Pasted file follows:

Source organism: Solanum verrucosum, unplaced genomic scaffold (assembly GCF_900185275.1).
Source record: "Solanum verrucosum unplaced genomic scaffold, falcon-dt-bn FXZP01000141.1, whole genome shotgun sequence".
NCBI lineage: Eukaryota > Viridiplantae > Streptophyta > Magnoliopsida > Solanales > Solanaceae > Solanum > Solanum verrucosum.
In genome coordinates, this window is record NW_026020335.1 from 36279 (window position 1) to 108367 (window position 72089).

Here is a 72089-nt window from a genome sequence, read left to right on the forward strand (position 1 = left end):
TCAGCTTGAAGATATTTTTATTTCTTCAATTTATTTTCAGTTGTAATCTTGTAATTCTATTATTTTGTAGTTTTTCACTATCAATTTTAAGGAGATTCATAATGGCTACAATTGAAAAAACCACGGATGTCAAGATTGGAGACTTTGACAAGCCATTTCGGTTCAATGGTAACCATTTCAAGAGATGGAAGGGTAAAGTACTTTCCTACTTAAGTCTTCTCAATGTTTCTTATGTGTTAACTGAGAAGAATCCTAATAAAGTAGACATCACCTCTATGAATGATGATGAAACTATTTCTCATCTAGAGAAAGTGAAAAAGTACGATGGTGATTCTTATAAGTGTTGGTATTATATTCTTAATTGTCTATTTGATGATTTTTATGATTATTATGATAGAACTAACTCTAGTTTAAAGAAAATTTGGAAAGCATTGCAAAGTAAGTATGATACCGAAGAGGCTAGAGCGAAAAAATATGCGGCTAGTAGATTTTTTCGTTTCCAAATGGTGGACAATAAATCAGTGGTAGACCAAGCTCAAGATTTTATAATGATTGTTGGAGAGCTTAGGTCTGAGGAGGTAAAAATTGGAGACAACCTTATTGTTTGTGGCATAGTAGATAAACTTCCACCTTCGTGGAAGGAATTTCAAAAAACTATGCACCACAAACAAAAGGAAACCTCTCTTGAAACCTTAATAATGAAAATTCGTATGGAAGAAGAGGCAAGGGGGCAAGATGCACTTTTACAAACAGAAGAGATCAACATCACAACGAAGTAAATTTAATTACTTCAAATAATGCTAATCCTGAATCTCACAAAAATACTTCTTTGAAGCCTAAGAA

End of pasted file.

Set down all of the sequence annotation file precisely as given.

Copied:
Source organism: Solanum verrucosum, unplaced genomic scaffold (assembly GCF_900185275.1).
Source record: "Solanum verrucosum unplaced genomic scaffold, falcon-dt-bn FXZP01000141.1, whole genome shotgun sequence".
NCBI lineage: Eukaryota > Viridiplantae > Streptophyta > Magnoliopsida > Solanales > Solanaceae > Solanum > Solanum verrucosum.
In genome coordinates, this window is record NW_026020335.1 from 36279 (window position 1) to 108367 (window position 72089).

Here is a 72089-nt window from a genome sequence, read left to right on the forward strand (position 1 = left end):
TCAGCTTGAAGATATTTTTATTTCTTCAATTTATTTTCAGTTGTAATCTTGTAATTCTATTATTTTGTAGTTTTTCACTATCAATTTTAAGGAGATTCATAATGGCTACAATTGAAAAAACCACGGATGTCAAGATTGGAGACTTTGACAAGCCATTTCGGTTCAATGGTAACCATTTCAAGAGATGGAAGGGTAAAGTACTTTCCTACTTAAGTCTTCTCAATGTTTCTTATGTGTTAACTGAGAAGAATCCTAATAAAGTAGACATCACCTCTATGAATGATGATGAAACTATTTCTCATCTAGAGAAAGTGAAAAAGTACGATGGTGATTCTTATAAGTGTTGGTATTATATTCTTAATTGTCTATTTGATGATTTTTATGATTATTATGATAGAACTAACTCTAGTTTAAAGAAAATTTGGAAAGCATTGCAAAGTAAGTATGATACCGAAGAGGCTAGAGCGAAAAAATATGCGGCTAGTAGATTTTTTCGTTTCCAAATGGTGGACAATAAATCAGTGGTAGACCAAGCTCAAGATTTTATAATGATTGTTGGAGAGCTTAGGTCTGAGGAGGTAAAAATTGGAGACAACCTTATTGTTTGTGGCATAGTAGATAAACTTCCACCTTCGTGGAAGGAATTTCAAAAAACTATGCACCACAAACAAAAGGAAACCTCTCTTGAAACCTTAATAATGAAAATTCGTATGGAAGAAGAGGCAAGGGGGCAAGATGCACTTTTACAAACAGAAGAGATCAACATCACAACGAAGTAAATTTAATTACTTCAAATAATGCTAATCCTGAATCTCACAAAAATACTTCTTTGAAGCCTAAGAA